This is a guest blog written by scientist and natural philosopher Dr. Alan Rayner.
Imagine yourself standing petrified on the concrete edge of a swimming pool, while being jostled by those next to you. Someone splashing about in the water shouts to you. ‘Come on in, the water’s lovely!’ But you’ve never experienced full immersion in water before and you’ve never been taught how to swim. How do you feel?
Our cultural and educational institutions teach us, from a young age, to perceive our selves and others as if we were separate, isolated objects, both set apart from one another and boxed in by rigid boundaries.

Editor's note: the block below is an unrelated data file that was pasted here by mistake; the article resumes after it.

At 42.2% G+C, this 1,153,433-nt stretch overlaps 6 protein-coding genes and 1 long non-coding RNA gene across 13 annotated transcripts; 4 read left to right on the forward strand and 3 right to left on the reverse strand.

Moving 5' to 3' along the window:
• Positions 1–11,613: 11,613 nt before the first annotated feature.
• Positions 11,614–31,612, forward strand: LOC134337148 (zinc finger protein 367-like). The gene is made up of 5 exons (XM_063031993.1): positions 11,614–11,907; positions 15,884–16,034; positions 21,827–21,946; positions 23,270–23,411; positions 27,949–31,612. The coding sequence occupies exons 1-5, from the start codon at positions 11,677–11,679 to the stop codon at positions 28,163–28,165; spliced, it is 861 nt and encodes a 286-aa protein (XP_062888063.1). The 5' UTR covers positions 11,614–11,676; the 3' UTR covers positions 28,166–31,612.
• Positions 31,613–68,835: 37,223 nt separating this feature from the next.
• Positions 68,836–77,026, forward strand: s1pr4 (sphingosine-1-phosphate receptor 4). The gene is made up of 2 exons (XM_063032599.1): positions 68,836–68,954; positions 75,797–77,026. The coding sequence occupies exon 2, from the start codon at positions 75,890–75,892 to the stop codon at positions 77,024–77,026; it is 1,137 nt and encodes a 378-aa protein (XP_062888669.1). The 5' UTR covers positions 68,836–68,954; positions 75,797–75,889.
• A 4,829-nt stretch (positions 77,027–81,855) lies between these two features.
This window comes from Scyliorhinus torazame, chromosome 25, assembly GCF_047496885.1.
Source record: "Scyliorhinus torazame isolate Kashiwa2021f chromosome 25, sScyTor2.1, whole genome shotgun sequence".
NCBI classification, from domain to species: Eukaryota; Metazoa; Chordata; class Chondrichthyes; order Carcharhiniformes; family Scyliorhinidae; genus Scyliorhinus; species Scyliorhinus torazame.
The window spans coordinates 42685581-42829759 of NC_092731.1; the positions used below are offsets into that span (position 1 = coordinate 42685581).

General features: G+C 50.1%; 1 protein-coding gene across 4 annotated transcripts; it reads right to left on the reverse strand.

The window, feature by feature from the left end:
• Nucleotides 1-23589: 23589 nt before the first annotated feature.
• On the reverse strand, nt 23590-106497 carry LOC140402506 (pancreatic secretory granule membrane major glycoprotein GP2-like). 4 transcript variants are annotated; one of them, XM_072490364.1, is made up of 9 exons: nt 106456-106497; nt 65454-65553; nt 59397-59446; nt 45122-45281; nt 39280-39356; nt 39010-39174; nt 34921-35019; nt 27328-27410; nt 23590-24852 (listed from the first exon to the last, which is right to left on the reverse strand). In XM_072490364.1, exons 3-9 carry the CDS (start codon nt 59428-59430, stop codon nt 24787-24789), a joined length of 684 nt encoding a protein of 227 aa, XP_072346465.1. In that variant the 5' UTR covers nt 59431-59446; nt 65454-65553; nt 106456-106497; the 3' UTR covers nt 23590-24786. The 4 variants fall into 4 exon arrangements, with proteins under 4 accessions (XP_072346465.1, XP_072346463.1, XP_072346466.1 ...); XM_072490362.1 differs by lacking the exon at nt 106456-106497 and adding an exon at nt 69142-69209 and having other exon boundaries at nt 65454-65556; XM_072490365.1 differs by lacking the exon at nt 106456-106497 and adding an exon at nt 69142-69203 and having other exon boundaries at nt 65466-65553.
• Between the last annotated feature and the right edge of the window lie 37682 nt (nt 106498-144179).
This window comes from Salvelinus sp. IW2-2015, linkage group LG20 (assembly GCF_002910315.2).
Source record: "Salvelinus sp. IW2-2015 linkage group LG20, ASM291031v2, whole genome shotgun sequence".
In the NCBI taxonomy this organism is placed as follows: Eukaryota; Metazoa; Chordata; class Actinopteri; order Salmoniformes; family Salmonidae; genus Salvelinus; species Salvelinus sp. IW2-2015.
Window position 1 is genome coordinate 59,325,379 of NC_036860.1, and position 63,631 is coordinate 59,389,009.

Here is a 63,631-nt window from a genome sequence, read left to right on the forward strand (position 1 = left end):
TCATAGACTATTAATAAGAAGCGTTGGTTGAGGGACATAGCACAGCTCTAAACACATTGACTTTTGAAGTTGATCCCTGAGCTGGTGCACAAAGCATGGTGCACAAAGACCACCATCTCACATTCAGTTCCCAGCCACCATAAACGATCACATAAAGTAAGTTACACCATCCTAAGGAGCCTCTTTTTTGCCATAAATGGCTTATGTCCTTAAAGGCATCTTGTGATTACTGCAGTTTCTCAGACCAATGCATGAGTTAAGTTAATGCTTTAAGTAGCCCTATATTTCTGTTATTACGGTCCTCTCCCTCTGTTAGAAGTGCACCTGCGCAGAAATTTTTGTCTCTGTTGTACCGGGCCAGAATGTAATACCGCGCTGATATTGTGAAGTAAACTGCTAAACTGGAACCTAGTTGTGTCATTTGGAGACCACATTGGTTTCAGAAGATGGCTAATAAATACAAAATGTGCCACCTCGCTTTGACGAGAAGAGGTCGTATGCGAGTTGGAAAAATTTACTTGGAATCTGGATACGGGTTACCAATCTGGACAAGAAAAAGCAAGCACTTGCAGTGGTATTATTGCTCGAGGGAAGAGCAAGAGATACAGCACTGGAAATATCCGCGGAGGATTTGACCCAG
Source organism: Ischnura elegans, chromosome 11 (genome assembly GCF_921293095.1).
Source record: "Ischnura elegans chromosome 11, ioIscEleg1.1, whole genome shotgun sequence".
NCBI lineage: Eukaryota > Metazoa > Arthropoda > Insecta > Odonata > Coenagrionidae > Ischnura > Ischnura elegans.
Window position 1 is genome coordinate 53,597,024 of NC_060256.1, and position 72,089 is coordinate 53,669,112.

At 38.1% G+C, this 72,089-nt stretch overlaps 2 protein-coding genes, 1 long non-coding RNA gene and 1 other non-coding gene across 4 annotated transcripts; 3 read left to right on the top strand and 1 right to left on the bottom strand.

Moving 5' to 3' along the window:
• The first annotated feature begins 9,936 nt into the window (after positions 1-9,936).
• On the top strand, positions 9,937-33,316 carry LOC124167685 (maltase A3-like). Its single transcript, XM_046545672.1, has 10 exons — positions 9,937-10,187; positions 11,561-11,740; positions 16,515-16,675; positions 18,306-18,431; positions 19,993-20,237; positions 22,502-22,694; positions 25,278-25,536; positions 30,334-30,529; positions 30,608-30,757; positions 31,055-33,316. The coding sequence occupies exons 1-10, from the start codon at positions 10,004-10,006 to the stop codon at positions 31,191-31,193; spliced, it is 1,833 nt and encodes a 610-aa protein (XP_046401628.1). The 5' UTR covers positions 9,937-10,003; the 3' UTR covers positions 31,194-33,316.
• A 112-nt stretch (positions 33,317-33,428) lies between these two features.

In order to feel secure, we mentally sever ourselves from each other and the creative wildness of the natural world by setting in place an imaginary hard line or ‘cut’ – what I call ‘the space barrier’ – that enforces profound social and…
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